I saw the bare metal stirrup apparatus and my baby's mother perched atop, heaving and blowing, huffing and puffing as ever, as she had been all day long. But she was giving agonizing commands now to the midwives. So unlike her. She has to be liked by everyone. By everyone but me. The main midwife was on her knees between the birthing mother's legs, on the floor at the bottom of the stirrup chair; her partner, judicious, sagacious, taciturn, holding onto the seething, grimacing birthing mother, and my gut picked up on it--yes, indeed the it was more serious than we would like--more than these experienced midwives would like. But then the one on her knees had her hands out, like a football player ready to catch a punt, ready to catch my son at last. But there was multitasking to be done, things to move aside, things to reach for and get ready--medical things--and the timing was off between push of the mother and catch of the midwife, and out of the pressing, burgeoning intensity down here, down here between my wife's naked legs, our homebirth was going wrong gut rolled over and sank, though my head was beyond the clouds still, it was either lost or flying, I don't know, and my fleshly hull, it's what crouched down there with the midwife, as they had told me that they needed, but that had been a ruse, it was just to humor me, they had wanted me here as a mascot. A witness. A helpless bystander.
And then the thing happened. A squish of baby shot down and out, and my head went with my gut down into an abyss, and the ecstasy that was in my head went blank and void as I witnessed it, an oblong, lopsided water balloon, the baby, my baby, multicolored and wobbly, slipped and flopped right onto and off of the midwife's hands, a jellied stain of formless flesh and goo, fallen with a splat on the stainproof floormat they'd laid down in our bedroom, and I died for time number one right then. I heard the squish and saw the gloop, I saw it bend how bodies shouldn't bend as my baby hit that vinyl floor, and I died for number one, the first time that I died that day.
The kneeling midwife scooped up what she'd dropped, what I thought would be a baby. In helplessness, I think--or else I was directed--I stood up to help her partner instead, the other, more businesslike midwife, to lift and ease and hoist the mother of my baby onto our bed, our bed we seldom shared save for when we'd conceived this second kid; I gently pushed and pulled her, carefully, lovingly, up onto her back to the pillow at the top of the bed so that her legs would fit.
Down at the foot of the bed the activity of the midwife was hurried but measured. Her hands were making up for the fumbling of our baby before; her hands worked with alacrity now, working at getting our baby to breathe, to breathe its first breath. I lay upon the bare chest of this woman that I loved who was incapable of loving me or anyone, but who was a virtuoso at fakery, as I later learned with a horror so surreal; I lay there with the greatest of care upon her, supporting my own weight carefully, but skin to skin nevertheless upon her, feeling a most acute and profound and vast love for her, still thinking, not knowing, that I was but an object even then to her, had always been an object to her, would always be an object in her solipsistic universe. Never was I more deluded than that day, when I loved that woman to that refined degree, as I lay there with her, on her, in my wishful, longing, ecstatic, other-worldly delusion that I was a husband to her, a man, an equal, and not a gaslit, lied-to toy.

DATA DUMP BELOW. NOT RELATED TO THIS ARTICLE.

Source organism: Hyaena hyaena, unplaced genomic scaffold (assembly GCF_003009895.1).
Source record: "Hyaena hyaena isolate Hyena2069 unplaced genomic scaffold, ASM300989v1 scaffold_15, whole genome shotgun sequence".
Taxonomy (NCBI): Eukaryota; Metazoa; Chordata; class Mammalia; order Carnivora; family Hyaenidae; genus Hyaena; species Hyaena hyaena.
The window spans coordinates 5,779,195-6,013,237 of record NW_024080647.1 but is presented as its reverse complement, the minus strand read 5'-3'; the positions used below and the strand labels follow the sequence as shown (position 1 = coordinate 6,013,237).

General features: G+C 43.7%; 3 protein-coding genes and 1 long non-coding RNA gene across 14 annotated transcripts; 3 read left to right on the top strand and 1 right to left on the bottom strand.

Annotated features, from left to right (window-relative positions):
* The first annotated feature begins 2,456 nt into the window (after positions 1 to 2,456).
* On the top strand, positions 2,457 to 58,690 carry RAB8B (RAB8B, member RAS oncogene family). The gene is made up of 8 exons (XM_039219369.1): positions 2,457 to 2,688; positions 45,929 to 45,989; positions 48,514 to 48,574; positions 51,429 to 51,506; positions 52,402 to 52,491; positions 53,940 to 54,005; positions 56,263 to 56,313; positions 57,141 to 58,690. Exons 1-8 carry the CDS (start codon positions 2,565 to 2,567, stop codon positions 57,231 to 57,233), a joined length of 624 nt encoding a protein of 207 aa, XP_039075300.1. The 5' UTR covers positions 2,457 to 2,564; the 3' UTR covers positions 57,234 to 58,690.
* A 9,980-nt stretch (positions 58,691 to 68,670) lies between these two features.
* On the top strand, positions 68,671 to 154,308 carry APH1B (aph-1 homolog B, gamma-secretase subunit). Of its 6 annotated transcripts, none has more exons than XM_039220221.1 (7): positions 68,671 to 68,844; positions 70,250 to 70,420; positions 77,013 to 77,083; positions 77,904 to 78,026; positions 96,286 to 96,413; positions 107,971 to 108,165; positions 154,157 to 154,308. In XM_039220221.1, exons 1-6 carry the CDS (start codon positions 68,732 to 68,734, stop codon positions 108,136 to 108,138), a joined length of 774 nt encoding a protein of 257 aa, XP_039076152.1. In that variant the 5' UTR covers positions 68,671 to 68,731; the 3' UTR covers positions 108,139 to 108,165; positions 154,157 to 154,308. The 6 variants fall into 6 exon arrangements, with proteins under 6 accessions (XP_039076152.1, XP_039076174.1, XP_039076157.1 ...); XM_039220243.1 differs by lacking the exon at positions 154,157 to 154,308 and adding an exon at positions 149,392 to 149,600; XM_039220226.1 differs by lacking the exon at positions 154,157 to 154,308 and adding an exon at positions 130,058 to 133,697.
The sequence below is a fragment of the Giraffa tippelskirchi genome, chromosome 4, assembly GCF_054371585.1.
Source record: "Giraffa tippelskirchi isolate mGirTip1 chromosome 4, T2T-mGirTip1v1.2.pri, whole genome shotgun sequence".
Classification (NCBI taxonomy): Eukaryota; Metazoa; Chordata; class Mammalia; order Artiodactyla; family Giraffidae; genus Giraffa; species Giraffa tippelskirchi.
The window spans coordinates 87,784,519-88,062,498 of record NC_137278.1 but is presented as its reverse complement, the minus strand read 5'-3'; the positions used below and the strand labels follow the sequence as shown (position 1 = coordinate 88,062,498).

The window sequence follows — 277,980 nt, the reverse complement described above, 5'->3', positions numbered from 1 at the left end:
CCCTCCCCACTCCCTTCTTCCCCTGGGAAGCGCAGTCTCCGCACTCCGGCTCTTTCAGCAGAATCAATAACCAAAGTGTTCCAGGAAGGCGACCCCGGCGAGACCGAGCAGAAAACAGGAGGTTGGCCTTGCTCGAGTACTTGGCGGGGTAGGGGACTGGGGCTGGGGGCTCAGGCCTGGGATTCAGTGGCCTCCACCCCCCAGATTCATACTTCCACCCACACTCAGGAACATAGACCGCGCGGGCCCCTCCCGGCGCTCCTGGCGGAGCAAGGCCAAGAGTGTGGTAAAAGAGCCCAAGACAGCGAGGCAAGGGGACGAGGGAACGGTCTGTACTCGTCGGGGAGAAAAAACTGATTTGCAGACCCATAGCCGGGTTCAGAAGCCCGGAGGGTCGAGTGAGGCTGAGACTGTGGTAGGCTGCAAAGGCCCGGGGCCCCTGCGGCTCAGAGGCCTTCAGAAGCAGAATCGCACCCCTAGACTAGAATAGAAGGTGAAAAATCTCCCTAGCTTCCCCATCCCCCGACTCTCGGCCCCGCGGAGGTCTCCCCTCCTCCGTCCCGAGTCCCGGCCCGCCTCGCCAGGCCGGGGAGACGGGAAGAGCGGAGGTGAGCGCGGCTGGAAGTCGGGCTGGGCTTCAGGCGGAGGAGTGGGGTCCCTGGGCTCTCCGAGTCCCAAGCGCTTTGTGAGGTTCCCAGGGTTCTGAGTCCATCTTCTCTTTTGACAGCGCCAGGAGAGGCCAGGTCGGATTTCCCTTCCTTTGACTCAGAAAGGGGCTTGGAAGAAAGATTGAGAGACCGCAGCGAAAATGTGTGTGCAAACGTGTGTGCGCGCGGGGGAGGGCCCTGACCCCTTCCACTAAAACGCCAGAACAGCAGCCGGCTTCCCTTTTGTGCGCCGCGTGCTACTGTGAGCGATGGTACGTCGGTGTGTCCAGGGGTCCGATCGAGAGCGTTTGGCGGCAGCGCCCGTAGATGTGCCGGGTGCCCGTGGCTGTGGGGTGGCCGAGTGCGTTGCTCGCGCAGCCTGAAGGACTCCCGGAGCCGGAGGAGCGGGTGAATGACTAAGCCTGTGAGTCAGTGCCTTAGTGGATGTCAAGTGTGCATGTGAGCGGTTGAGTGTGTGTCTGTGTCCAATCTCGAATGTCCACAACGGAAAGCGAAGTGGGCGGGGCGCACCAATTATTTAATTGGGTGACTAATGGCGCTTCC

But then, as more seconds passed, my soaring and flying love and admiration for this woman who had just accomplished this astounding thing for us--for so went my thinking--my attention was pulled to the bottom of the bed, demanded to the bottom of the bed. It was required by the absence, the continued absence of our baby, the awkward growing absence. I was drawn to look to the midwife and her hands with their dexterity and expertise; she was working with precision, fixity, and haste. A grave double-time to her movements, doing these things to our baby. Medical things.
Then I heard the one, then the other back, hushed, firm, serious. I got the why of the current action, the what was going on. The umbilical cord had snapped. Before breathing, they first had to stanch the bleeding, which they did with skillful hands. Hands that had dropped him but had rebounded. Redeemed themselves. I too have made mistakes. I cheered for the redemption of those hands.
Still, I became aware of the presence of Death trying to enter right into that very room. I became aware of it when the midwife demanded the oxygen tank from the other midwife. There was another quickening of pace, another ratcheting up of her tone, and the phrase "give me the oxygen," it killed me again for the second time. She fumbled at first with the valve of the tank, a just barely perceptible mishandling of it, and that was time number three that I died, over that one second and half of missed oxygen flow to our baby. We were right at the perimeter of the midwives extensive range of capability, I could see and sense it. Those sickening 30 seconds. Those times I died and soared and died and died, and finally would fly away and soar that day.
That moment when my boy was lifted to us, when entering Death had been kicked from this room, when they told us it was a boy and she laid him up there with us, upon this woman, and with this man, right there next to me, this new and tiny, pink-souled being, flesh of my flesh, bone of my bone, fruit of my loins; next to me, his tiny breathing, he's breathing, up and down in the blanket, I watched it rise and fall in the little blanket and I fly up to the stars of heaven, I did so in my flesh and I stayed there for an hour, maybe two.
That day was Death thrown back that tried to enter; but it had made itself known, intimately introduced itself of its reality; and more than ever I knew it would be back again someday.
But not then, not that instant, not that day; that day Death was thrown back by Life.
It was thrown back by my God and his mercy.
And now I have these things that I promised Him I would do, and to stop doing those other ones. To this very day, though I continue to fail Him.
Forgive me, Father. And thank you for your mercy. And thank you for those midwives, thank you for their skill.
Thank you for my children. Though I barely get to see them now. Thank you for their wholeness, their health. Perhaps my barely seeing them will change someday, though I'm all out of promises that I can't keep, and you knew that I never would keep them, you knew that I never could, and yet you were merciful still.